Asbestos In Colorado – Rules, Regulations, and Testing

Asbestos is regulated by the Colorado Department of Public Health and Environment (CDPHE). Local, state, and federal regulations regarding the same handling of asbestos containing building materials require filing certain paperwork, hiring licensed building inspectors and abatement contractors, and inspecting the work both before and after the asbestos removal. There is no safe level of asbestos exposure, which is why the strict rules and regulations are put in place by the State of Colorado and enforced by the Colorado Department of Health and Environment (CDPHE). 

Not properly testing materials before disturbing or damaging them can result in an asbestos spill, which is much more costly than the initial testing, so the best bet is to follow the regulations to be in compliance with the law, but also for your safety. Not following regulations regarding asbestos can get you a large fine, or even jail time:

Many people have the assumption that  asbestos is illegal, and is no longer being used, which unfortunately, is not true!! We continue to import materials containing it, putting anyone who comes in contact with it at risk. According to, in 2018 750 tons of asbestos were imported into the country, more than double the asbestos that was imported in 2017.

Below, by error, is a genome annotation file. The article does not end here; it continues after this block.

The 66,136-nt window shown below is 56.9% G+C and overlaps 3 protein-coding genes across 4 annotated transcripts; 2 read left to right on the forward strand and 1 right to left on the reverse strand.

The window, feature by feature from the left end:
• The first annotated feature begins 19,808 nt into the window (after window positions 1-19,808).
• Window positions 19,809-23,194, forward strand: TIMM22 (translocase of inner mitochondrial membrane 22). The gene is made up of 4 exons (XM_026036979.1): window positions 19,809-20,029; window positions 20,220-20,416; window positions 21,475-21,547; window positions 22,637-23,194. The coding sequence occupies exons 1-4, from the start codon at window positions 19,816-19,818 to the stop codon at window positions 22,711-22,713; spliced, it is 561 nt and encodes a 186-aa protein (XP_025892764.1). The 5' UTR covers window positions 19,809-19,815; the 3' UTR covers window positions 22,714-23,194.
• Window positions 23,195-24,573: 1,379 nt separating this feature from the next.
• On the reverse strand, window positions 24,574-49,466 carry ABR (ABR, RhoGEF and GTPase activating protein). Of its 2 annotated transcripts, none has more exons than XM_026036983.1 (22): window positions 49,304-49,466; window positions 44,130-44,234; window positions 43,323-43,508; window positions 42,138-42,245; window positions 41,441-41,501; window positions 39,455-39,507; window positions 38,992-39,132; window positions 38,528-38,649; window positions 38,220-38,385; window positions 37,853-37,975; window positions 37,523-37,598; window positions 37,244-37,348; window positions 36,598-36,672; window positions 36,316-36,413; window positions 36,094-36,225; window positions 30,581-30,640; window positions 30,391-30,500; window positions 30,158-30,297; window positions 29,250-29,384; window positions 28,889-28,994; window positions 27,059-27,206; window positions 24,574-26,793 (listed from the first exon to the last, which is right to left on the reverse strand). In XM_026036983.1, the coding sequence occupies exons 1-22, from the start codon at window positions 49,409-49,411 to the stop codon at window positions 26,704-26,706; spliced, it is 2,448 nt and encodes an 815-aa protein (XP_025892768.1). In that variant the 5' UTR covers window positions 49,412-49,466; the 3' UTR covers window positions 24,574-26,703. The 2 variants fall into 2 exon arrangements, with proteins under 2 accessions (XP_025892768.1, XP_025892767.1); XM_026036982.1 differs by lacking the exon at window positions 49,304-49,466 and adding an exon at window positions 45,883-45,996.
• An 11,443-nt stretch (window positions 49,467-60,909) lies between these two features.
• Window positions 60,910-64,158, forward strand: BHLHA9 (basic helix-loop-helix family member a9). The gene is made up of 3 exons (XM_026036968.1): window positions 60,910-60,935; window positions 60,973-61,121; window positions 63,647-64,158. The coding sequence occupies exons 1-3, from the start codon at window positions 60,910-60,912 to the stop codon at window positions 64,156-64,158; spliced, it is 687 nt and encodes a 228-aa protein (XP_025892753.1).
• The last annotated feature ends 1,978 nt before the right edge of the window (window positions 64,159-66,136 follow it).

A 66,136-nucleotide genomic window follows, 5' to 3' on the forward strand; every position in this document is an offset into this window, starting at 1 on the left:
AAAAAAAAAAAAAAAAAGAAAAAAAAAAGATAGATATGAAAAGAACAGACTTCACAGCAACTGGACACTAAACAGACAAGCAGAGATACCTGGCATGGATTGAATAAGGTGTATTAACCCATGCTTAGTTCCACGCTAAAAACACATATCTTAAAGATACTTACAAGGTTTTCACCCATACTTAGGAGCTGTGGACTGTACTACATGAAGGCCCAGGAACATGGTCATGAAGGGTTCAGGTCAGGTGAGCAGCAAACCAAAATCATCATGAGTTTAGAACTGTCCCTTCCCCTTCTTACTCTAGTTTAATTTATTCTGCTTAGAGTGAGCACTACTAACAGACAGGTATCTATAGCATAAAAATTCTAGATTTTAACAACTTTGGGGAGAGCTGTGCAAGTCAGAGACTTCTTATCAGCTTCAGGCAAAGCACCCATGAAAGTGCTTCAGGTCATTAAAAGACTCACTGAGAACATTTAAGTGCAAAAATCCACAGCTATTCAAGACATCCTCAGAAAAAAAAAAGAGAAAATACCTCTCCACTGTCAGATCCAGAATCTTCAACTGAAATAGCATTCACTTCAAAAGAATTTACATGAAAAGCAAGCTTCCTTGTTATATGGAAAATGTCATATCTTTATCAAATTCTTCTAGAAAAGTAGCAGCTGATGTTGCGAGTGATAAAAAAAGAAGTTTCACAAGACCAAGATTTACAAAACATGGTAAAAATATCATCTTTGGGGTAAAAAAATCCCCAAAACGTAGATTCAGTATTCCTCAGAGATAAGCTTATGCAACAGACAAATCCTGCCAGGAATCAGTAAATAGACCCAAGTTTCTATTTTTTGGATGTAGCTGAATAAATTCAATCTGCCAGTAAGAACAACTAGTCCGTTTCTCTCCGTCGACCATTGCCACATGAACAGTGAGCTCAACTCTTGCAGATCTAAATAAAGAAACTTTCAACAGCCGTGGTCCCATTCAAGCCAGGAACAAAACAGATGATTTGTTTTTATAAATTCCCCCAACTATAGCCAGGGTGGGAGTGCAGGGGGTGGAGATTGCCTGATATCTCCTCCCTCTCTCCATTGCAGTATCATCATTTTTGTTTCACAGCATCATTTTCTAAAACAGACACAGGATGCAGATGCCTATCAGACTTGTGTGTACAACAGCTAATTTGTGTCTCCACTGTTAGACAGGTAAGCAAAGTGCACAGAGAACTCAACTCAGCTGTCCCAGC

Asbestos can be found in many building materials including but not limited to; ceiling textures, vinyl floor coverings and mastic, roofing products, cooling and heating duct insulation, etc. and prior to damaging or disturbing a suspect asbestos containing building-material, you must have it inspected by a Certified Building Inspector.  When asbestos is found, an abatement will need to be performed, after the abatement has been completed, a Final Air Clearance will be performed by an Air Monitoring Specialist to confirm the asbestos abatement was completed correctly and within regulation. 

 The State of Colorado has regulations in place to include how many samples of each material need to be collected depending on the quantity of materials, and also the method in which the samples are being collected. Then the samples must be analyzed by an accredited laboratory, and all samples in a set must come back with no asbestos in order for them to be considered non-detect for asbestos These strict regulations are put in place for the safety of the homeowners and contractors that may be exposed. 

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